Jason dove head-first into restoring the car to what Ferdinand Porsche had intended of his marque. First on the list was paint restoration: Jason enlisted the help of friend and detailer Dave Cologgi of Arete Auto Salon for a full paint correction. The outcome was a finish that was “showroom new,” – telling of Dave’s talents as a detailer. “I couldn’t believe it, and was frequently asked for weeks who had done such a phenomenal job spraying the car. …Keeping up on the impeccable detailing became a great source of pride over my ownership.”
To match the paint, Jason went through the effort of replacing the front headlights, fogs, and amber corner lamps with OEM Bosch originals. The rear tail lights were refinished, painted, and cleared, paired with new gaskets, and installed to clean up the tail end of the car. The pitted and weathered windshield was replaced with OEM glass, and the finished outcome made for a beautiful, like-new exterior. The interior of the car received a good cleaning, but it wasn’t enough to seal the deal. In place of the obnoxious factory wheel, a Momo Prototipo wheel was fitted. Jason’s excitement centers around the real Momo Porsche Crest horn button – “They can be hard to find because Porsche took away Momo’s licensing rights for the product at some point.” An airbag delete relay was installed to rid the dash of pesky lights.
The door cards had been hacked up for someone’s previous stereo installation – in exchange, Jason opted for a full-leather set of RS door cards with red nylon pull straps. While the door cards were off the car, Jason took his time fixing the wiring, and at the same time installing a pioneer bluetooth headunit and hidden kicker speakers. Rounding out the repairs came from replacing the car’s bushings and fixing the AC system. With that, he had the Porsche he hoped he had bought.
After the restoration came modification, and first on the list was a set of AH Exclusive H&R coilovers, shipped over by Brian Henderson at Rotiform. “These coils allow full functionality and retain all helper springs and collars, even at a maximum of a 110mm drop. This allowed me to plant the the body of the car just over the pavement while retaining the the drive-ability and handling you expect out of a 911.” After dropping the car, Jason stayed with Brian and Rotiform to outfit the car’s need for wheels. The 5-spoke twist design is synonymous with Porsche, as Jason put it, and the Rotiform TMB, since its release, has stayed at the top of the list of Jason’s favorite wheels. The choice was an easy one to make..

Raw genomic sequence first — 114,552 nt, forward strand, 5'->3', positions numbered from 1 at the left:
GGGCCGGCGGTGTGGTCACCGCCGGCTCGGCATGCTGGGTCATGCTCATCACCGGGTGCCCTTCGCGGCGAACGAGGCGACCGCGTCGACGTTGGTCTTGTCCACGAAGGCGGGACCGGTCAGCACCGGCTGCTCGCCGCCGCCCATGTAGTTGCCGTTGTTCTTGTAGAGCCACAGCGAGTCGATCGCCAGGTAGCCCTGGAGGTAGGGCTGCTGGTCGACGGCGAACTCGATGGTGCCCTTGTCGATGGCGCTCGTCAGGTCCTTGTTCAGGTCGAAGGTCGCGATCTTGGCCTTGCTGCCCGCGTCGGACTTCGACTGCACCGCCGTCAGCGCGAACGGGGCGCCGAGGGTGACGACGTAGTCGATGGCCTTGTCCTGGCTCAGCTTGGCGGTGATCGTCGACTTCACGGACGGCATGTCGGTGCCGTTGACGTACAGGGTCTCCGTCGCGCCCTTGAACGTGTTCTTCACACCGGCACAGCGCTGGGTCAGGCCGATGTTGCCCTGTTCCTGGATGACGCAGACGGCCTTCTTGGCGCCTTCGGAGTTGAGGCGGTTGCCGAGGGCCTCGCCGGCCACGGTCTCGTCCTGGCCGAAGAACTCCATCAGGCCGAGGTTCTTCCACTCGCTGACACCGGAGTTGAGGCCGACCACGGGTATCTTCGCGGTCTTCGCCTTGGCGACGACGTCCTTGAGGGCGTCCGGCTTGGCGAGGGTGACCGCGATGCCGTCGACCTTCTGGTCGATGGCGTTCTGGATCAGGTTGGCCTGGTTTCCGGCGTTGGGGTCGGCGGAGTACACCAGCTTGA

“I enlisted Brian and Jason’s help as I had so many times before, and had 18×8.5 et46 and 18×10 et46 TMBs built with satin anthracite centers and chromed step lips.” Before mounting them to the car, a the factory rotors were swapped out in favor of drilled Adams Rotors, and the Porsche calipers were rebuilt. The wheels were wrapped in fresh rubber and bolted on. When the car was set back down on the ground, Jason fell in love all over again.
Across his ownership of the car, Jason continued to rebuild, repair, and modify the car to his exact tastes. A full rebuild of the shift tube solidified the driving experience, and a custom exhaust gave it a sound to match. Nicknacks here and there were replaced to create a truly beautiful car – one to capture the eye of all Porsche lovers.
But as said before, Jason is no stranger to the car-buying game, and with such a lengthy list of car builds behind him, it is no surprise that this 964 is the last of the bunch. “All good things come to an end. My good friend Dan will be taking over ownership shortly and carrying on where I left off. This car, above most I’ve owned, will be dearly missed, but my automotive bucket list is still very long and this is far from the last 911 I plan on owning.” In just a few short days, the 964 will be gone for good, on to its new owner. We’ll be left to wait, wondering what Jason may build next.